Disclosures: The authors report no relevant financial disclosures.
February 16, 2021
2 min read

Older adults with type 2 diabetes report fewer mood disturbances with OSA, insomnia

Disclosures: The authors report no relevant financial disclosures.
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Adults aged at least 65 years with type 2 diabetes, obstructive sleep apnea and insomnia experienced less diabetes-related stress and better mood and functional outcomes compared with younger peers, according to study data.

“Although previous studies reported that older adults are at a higher risk for type 2 diabetes and sleep disorders, mood disturbances and daytime sleepiness than younger adults, the findings of this study suggested that younger adults who were less than 65 years had worse mood and higher diabetes-related distress compared to older adults who were older than 65 years,” Bomin Jeon, MSN, from the University of Pittsburgh School of Nursing, and colleagues wrote in a study published in The Diabetes Educator. “In addition, older adults with type 2 diabetes and comorbid obstructive sleep apnea and insomnia had better daytime functional outcomes than younger adults. These findings indicate that the associations between sleep disorders and mood, diabetes-related distress and daytime functional outcomes are different between younger and older adults with type 2 diabetes.”

Sleeping Woman
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Researchers analyzed pooled baseline data from two randomized trials. The Diabetes Sleep Treatment Trial was a multisite study comparing the efficacy of continuous positive airway pressure for obstructive sleep apnea (OSA) with vs. sham continuous positive airway pressure on glucose control and diabetes self-management. The Diabetes Sleep Treatment Trial: Insomnia was a single-site pilot feasibility study comparing the efficacy of online cognitive behavioral treatment for insomnia vs. information control on glucose control and diabetes self-management.

Participants in both trials were recruited from endocrinology and sleep medicine clinics. All were aged 18 years or older with type 2 diabetes and had not been involved in any sleepiness-related near-miss or automobile accidents. Researchers used the Apnea-Hypopnea Index to determine OSA severity and the Insomnia Severity Index to measure insomnia. The Profile of Mood States Survey was used to measure mood, the Problem Areas in Diabetes Survey measured diabetes-related distress, and the Functional Outcome of Sleep Questionnaire was used to measure daytime functional outcomes.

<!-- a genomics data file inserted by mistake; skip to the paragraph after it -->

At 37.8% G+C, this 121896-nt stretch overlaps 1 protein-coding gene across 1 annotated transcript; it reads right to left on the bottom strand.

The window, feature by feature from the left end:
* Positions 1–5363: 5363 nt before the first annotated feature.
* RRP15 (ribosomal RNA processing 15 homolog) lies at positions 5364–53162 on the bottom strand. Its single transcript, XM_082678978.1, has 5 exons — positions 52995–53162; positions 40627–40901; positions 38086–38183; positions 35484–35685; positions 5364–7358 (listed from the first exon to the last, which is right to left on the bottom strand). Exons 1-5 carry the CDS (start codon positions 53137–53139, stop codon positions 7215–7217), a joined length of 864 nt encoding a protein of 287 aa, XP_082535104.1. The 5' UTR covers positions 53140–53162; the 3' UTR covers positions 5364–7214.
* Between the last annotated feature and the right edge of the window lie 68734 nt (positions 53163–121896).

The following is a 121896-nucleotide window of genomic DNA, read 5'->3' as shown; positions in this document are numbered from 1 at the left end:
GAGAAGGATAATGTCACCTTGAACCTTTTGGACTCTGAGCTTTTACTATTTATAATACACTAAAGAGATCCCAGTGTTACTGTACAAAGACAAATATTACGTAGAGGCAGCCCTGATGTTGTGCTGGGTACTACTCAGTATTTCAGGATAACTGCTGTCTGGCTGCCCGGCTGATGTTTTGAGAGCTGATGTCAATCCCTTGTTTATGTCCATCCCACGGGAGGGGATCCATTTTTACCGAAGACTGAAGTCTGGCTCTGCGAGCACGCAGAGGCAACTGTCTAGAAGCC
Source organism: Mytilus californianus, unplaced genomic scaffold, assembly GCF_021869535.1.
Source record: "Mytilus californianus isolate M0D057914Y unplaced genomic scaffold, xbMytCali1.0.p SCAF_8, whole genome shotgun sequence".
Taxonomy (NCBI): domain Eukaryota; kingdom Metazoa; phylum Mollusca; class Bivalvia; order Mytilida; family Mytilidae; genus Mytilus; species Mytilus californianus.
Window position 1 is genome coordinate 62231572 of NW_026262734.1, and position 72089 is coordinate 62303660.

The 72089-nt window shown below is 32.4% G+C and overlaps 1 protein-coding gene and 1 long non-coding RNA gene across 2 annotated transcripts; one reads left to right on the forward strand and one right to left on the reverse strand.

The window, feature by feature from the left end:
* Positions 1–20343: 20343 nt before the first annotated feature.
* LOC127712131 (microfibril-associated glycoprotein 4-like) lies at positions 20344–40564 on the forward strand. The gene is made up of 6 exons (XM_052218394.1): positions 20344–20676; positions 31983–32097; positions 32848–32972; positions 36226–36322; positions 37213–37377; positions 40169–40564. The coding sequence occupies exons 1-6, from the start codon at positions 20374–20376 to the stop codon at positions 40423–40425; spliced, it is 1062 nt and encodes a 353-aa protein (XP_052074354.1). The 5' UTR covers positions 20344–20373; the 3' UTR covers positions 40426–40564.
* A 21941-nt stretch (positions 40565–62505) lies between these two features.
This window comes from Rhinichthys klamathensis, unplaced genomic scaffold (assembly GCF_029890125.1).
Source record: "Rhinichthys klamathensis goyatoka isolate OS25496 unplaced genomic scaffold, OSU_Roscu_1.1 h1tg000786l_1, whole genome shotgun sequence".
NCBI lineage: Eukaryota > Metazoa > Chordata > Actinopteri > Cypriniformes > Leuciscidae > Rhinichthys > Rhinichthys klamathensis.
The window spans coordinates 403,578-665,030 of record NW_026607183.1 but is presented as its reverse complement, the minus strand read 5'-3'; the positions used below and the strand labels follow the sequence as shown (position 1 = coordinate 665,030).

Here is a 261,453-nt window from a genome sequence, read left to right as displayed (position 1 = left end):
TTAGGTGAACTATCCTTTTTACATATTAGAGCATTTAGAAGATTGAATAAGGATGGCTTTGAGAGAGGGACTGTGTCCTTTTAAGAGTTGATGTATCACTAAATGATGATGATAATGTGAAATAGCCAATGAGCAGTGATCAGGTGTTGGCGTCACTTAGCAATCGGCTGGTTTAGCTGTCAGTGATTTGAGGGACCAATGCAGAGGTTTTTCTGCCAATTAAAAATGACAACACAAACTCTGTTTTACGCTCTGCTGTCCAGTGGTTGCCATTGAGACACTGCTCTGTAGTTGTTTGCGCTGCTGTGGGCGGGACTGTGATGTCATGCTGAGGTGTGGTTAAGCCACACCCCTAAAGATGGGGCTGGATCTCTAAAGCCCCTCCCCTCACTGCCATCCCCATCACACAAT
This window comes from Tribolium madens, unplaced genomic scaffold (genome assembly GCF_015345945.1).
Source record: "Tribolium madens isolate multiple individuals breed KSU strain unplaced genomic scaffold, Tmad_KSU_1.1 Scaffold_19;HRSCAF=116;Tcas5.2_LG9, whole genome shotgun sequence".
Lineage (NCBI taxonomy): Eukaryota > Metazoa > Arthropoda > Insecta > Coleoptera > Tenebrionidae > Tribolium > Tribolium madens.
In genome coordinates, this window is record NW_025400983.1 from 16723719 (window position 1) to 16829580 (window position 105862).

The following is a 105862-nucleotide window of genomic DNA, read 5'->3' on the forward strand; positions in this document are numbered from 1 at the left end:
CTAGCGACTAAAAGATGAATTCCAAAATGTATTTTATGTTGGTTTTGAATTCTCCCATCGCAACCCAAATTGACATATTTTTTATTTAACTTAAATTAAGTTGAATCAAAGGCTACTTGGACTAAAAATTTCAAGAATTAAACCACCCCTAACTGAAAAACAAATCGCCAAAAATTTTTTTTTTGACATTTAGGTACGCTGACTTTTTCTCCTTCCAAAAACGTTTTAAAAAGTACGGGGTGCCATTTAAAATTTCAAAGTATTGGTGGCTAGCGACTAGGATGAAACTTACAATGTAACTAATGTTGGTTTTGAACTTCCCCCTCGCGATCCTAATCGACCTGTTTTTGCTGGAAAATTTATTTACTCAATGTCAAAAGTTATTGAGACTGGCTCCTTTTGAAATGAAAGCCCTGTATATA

Data on 145 trial participants (67.6% white; 46.2% men) were analyzed. The study population was divided into a group younger than 65 years (n = 109) and a group of participants aged 65 years and older (n = 36).

Older adults had better self-reported mood scores (P < .05) and less diabetes-related distress (P = .001) compared with younger adults. In a survey measuring daytime functional outcomes, older adults reported having an easier time with general productivity, social outcomes, activity and vigilance, and had an overall better score compared with younger adults (P < .05 for all).

Insomnia severity was associated with worse mood, more diabetes-related distress and better performance of daytime functional outcomes (P < .001 for all). Insomnia severity was also a significant predictor for a poorer mood (P = .041). Insomnia severity and age were predictors for diabetes-related distress, with greater insomnia severity associated with more distress (P < .001) and older age associated with less distress (P = .04). Greater insomnia severity was also associated with lower functional outcomes, more daytime sleepiness (P < .001) and a longer duration of type 2 diabetes (P = .002). OSA was not significantly associated with mood changes, diabetes-related distress or functional outcomes.

The researchers added that the findings showed older age may increase an adult’s ability to cope with the negative effects of sleep disturbances because of their longer experience with type 2 diabetes. They advised clinicians to consider sleep as a modifiable risk factor for mood disturbances in adults with type 2 diabetes.

“Diabetes care and education specialists need to recognize the effect that OSA and insomnia may have on mood, diabetes-related distress and functional outcomes in their patients with diabetes,” the researchers wrote. “In addition, it is important to screen for excessive daytime sleepiness because sleep disorders are the most common causes of it.”